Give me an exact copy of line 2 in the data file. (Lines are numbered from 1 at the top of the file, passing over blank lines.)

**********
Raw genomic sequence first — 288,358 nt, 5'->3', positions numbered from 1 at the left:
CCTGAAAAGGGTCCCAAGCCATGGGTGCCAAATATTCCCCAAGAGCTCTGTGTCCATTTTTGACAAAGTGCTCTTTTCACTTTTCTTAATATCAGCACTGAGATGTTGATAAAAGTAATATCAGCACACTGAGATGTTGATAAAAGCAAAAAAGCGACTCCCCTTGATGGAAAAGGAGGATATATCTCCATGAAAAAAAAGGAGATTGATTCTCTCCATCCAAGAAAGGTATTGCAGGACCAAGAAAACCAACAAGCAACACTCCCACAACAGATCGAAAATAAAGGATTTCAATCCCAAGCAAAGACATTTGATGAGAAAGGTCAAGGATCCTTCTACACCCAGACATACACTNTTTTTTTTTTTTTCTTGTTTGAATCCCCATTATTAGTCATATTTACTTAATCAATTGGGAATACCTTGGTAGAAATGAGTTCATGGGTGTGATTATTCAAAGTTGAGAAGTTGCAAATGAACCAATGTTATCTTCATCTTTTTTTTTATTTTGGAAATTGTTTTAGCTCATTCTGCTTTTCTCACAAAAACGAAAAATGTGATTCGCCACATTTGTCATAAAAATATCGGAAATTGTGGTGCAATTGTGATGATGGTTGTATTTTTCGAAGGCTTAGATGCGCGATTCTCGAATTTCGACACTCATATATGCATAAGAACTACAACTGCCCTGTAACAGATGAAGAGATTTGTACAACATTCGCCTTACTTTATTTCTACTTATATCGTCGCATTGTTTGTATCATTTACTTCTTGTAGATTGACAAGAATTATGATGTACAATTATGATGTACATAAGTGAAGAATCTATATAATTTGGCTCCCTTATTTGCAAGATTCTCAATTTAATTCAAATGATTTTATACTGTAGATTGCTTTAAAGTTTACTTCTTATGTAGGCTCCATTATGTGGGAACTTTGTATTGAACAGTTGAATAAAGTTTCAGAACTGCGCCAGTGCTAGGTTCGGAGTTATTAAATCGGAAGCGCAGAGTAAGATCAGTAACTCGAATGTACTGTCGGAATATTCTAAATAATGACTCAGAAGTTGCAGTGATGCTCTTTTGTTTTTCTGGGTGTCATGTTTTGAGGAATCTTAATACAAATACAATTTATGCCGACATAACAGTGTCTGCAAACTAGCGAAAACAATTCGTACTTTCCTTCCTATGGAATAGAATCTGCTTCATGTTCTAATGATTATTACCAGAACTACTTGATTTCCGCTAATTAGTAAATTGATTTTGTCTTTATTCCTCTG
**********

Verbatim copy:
CCTGAAAAGGGTCCCAAGCCATGGGTGCCAAATATTCCCCAAGAGCTCTGTGTCCATTTTTGACAAAGTGCTCTTTTCACTTTTCTTAATATCAGCACTGAGATGTTGATAAAAGTAATATCAGCACACTGAGATGTTGATAAAAGCAAAAAAGCGACTCCCCTTGATGGAAAAGGAGGATATATCTCCATGAAAAAAAAGGAGATTGATTCTCTCCATCCAAGAAAGGTATTGCAGGACCAAGAAAACCAACAAGCAACACTCCCACAACAGATCGAAAATAAAGGATTTCAATCCCAAGCAAAGACATTTGATGAGAAAGGTCAAGGATCCTTCTACACCCAGACATACACTNTTTTTTTTTTTTTCTTGTTTGAATCCCCATTATTAGTCATATTTACTTAATCAATTGGGAATACCTTGGTAGAAATGAGTTCATGGGTGTGATTATTCAAAGTTGAGAAGTTGCAAATGAACCAATGTTATCTTCATCTTTTTTTTTATTTTGGAAATTGTTTTAGCTCATTCTGCTTTTCTCACAAAAACGAAAAATGTGATTCGCCACATTTGTCATAAAAATATCGGAAATTGTGGTGCAATTGTGATGATGGTTGTATTTTTCGAAGGCTTAGATGCGCGATTCTCGAATTTCGACACTCATATATGCATAAGAACTACAACTGCCCTGTAACAGATGAAGAGATTTGTACAACATTCGCCTTACTTTATTTCTACTTATATCGTCGCATTGTTTGTATCATTTACTTCTTGTAGATTGACAAGAATTATGATGTACAATTATGATGTACATAAGTGAAGAATCTATATAATTTGGCTCCCTTATTTGCAAGATTCTCAATTTAATTCAAATGATTTTATACTGTAGATTGCTTTAAAGTTTACTTCTTATGTAGGCTCCATTATGTGGGAACTTTGTATTGAACAGTTGAATAAAGTTTCAGAACTGCGCCAGTGCTAGGTTCGGAGTTATTAAATCGGAAGCGCAGAGTAAGATCAGTAACTCGAATGTACTGTCGGAATATTCTAAATAATGACTCAGAAGTTGCAGTGATGCTCTTTTGTTTTTCTGGGTGTCATGTTTTGAGGAATCTTAATACAAATACAATTTATGCCGACATAACAGTGTCTGCAAACTAGCGAAAACAATTCGTACTTTCCTTCCTATGGAATAGAATCTGCTTCATGTTCTAATGATTATTACCAGAACTACTTGATTTCCGCTAATTAGTAAATTGATTTTGTCTTTATTCCTCTG